Born on October 7

13 Drusus Julius Caesar the only child of Roman Emperor Tiberius and his first wife, Vipsania Agrippina. He was also a maternal cousin of the Emperor Caligula, a paternal cousin of the Emperor Claudius and a second cousin of the Emperor Nero
1301 Aleksandr Mikhailovich of Tver a Prince of Tver as Alexander I and Grand Prince of Vladimir-Suzdal as Alexander II.
1409 Elizabeth of Luxembourg queen consort of Germany, Hungary and Bohemia.
1471 Frederick I of Denmark the King of Denmark and Norway. The name is also spelled Friedrich in German, Frederik in Danish, and Fredrik in Swedish and Norwegian. He was the last Roman Catholic monarch to reign over Denmark, when subsequent monarchs embraced Lutheranism after the Reformation
1573 William Laud an English churchman and academic, Archbishop of Canterbury from 1633, during the personal rule of Charles Arrested in 1640, he was executed in 1645.
1576 John Marston (poet) an English poet, playwright and satirist during the late Elizabethan and Jacobean periods. His career as a writer lasted a decade, and his work is remembered for its energetic and often obscure style, its contributions to the development of a distinctively Jacobean style in poetry, and its idiosyncratic vocabulary
1586 Isaac Massa a Dutch grain trader, traveller and diplomat, the envoy to Muscovy, author of memoirs witnessing the Time of Troubles and the maps of Eastern Europe and Siberia. He was married to Beatrix van der Laen. Massa's experience in and knowledge of Muscovy transformed him into a Dutch "Kremlinologist." The Isaac Massa Foundation in Groningen aims to stimulate scientific and cultural contacts between the Russian Federation and the Netherlands
1589 Archduchess Maria Maddalena of Austria Grand Duchess of Tuscany from the accession of her husband, Cosimo II, in 1609 until his death in 1621. With him, she had eight children, including a duchess of Parma, a grand duke of Tuscany, and an archduchess of Further Austria. Born in Graz, she was the youngest daughter of Charles II, Archduke of Inner Austria, and his wife Maria Anna of Bavaria. During the minority of her son, Grand Duke Ferdinando, she and her mother-in-law acted as regents. She died on 1 November 1631 in Padua
1601 Florimond de Beaune a French jurist and mathematician, and an early follower of René Descartes. Taton calls him "a typical example of the erudite amateurs" active in 17th-century science
1645 Bernard Desjean Baron de Pointis a French admiral and privateer.
1661 Sukjong of Joseon the 19th king of the Joseon Dynasty of Korea from 1674 to 1720. A skilled politician, he caused multiple changes of political alliance throughout his reign, switching between the Southerner, Westerner, Soron, and Noron political factions
1667 Avtonom Golovin a Russian military leader and one of the associates of Peter the Great.
1672 Ernst Ludwig I Duke of Saxe-Meiningen a German nobleman.
1711 John Mavrocordatos caimacam of Moldavia and Prince of Wallachia between 2 December 1716 and 23 February 1719. He was a member of the Mavrocordatos family
1713 Granville Elliott a British military officer. He served with distinction in several other European armies and subsequently in the British Army. He fought at the Battle of Minden where he was wounded, dying of his injuries several weeks later
1728 Caesar Rodney an American lawyer and politician from Jones Neck in Dover Hundred, Kent County, Delaware, east of Dover. He was an officer of the Delaware militia during the French and Indian War and the American Revolution, a Continental Congressman from Delaware, a signer of the Declaration of Independence and President of Delaware during most of the American Revolution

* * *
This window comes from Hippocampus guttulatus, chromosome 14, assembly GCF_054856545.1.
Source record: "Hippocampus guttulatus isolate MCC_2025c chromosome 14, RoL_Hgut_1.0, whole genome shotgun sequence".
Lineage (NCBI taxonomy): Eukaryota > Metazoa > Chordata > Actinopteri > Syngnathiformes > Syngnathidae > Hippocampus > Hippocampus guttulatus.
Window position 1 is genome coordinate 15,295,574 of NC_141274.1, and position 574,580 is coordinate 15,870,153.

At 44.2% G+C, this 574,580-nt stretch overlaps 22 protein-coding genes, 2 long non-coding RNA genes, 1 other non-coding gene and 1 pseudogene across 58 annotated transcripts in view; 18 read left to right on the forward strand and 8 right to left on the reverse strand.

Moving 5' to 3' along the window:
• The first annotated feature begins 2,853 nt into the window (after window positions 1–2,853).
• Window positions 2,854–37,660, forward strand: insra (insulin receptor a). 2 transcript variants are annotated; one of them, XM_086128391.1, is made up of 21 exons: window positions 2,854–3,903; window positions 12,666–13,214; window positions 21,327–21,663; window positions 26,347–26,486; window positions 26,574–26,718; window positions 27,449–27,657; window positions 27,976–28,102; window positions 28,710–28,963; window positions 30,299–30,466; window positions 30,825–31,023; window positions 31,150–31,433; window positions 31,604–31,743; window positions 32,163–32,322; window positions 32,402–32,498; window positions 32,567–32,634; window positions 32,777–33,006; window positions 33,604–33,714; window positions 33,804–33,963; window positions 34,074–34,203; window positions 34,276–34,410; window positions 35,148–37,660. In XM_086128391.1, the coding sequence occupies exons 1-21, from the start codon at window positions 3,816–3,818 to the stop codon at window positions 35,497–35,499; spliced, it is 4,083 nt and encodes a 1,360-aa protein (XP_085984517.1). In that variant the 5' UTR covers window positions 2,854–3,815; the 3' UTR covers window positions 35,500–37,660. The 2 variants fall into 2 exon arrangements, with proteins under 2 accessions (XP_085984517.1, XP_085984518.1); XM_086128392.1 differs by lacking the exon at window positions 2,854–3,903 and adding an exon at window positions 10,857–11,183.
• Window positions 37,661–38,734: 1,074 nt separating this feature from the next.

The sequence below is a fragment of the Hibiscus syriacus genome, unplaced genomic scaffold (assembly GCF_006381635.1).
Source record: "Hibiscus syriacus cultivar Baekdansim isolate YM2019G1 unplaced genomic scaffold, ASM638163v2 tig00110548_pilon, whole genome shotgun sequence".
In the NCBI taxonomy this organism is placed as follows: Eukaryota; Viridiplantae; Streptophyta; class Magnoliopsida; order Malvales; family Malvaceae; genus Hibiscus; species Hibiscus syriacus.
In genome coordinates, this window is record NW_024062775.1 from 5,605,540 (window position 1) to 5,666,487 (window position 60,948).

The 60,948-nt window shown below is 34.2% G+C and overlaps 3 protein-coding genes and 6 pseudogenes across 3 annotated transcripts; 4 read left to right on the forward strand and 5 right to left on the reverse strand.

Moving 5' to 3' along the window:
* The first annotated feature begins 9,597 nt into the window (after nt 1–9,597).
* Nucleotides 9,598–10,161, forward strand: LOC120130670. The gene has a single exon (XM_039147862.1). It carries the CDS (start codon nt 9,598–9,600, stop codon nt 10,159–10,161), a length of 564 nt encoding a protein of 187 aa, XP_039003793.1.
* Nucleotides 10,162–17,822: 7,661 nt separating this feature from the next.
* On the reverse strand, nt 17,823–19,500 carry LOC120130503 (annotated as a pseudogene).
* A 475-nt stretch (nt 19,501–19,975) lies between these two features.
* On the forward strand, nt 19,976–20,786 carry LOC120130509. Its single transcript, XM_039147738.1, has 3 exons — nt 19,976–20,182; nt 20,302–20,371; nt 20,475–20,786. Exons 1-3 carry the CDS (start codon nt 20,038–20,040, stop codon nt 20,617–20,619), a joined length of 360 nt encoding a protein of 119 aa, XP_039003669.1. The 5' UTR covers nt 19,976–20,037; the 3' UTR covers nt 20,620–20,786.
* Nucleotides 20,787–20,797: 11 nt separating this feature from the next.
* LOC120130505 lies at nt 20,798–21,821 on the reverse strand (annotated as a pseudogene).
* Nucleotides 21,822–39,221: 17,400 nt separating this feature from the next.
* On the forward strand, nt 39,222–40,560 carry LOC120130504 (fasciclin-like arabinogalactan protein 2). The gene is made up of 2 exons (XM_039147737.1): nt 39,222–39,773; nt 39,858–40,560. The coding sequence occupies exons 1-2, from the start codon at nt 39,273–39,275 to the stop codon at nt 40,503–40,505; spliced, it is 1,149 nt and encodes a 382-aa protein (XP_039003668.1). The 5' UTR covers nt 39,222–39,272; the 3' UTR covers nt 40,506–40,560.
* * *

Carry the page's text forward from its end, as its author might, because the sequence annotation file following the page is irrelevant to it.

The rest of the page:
1734 Ralph Abercromby a Scottish soldier and politician. He rose to the rank of lieutenant-general in the British Army, was noted for his services during the Napoleonic Wars, and served as Commander-in-Chief, Ireland
1744 Sergey Vyazmitinov a Russian general and statesman.
1746 William Billings regarded as the first American choral composer.
1747 Antoine Nicolas Duchesne a French botanist known for his keen observation of variation within species, and for demonstrating that species are not immutable, because mutations can occur. "As Duchesne's observations were unaided by knowledge of modern concepts of genetics and molecular biology, his insight was truly remarkable." His particular interests were in strawberries and gourds
1748 Charles XIII of Sweden King of Sweden from 1809 and King of Norway from 1814 until his death. He was the second son of King Adolf Frederick of Sweden and Louisa Ulrika of Prussia, sister of Frederick II of Prussia
1766 Marie-François Auguste de Caffarelli du Falga a French général de division of Italian descent. Two of his brothers were also generals. His name is inscribed on the south side of the Arc de Triomphe
1769 Solomon Sibley a United States politician and jurist in the Michigan Territory.
1774 Ferdinando Orlandi an Italian composer best known for his operas. Born in Parma, he was a pupil of organist Gaspare Rugarli and composer Ferdinando Paer. He also studied at the Conservatorio della Pietà dei Turchini in Naples with Nicola Sala and Giacomo Tritto. In 1800, he took a position at the ducal court in Parma. He worked as a singing teacher in Milan , Monaco , and Stuttgart. In 1834 he was appointed maestro di cappella of the Parma Cathedral. He composed at least 25 operas between 1800 and 1820
1783 Augustus Granville a physician, writer, and Italian patriot.
1786 Louis-Joseph Papineau a politician, lawyer, and the landlord of the seigneurie de la Petite-Nation. He was the leader of the reformist Patriote movement before the Lower Canada Rebellion of 1837–1838. His father was Joseph Papineau, also a famous politician in Quebec. Papineau was the eldest of eight children
1794 Wilhelm Müller a German lyric poet.
1797 Peter Georg Bang a Danish politician and jurist. He served as the Prime Minister of Denmark 1854-1856 as leader of the Cabinet of Bang
1798 Jean-Baptiste Vuillaume an illustrious French luthier and winner of many awards. He made over 3,000 instruments and was also a fine businessman and an inventor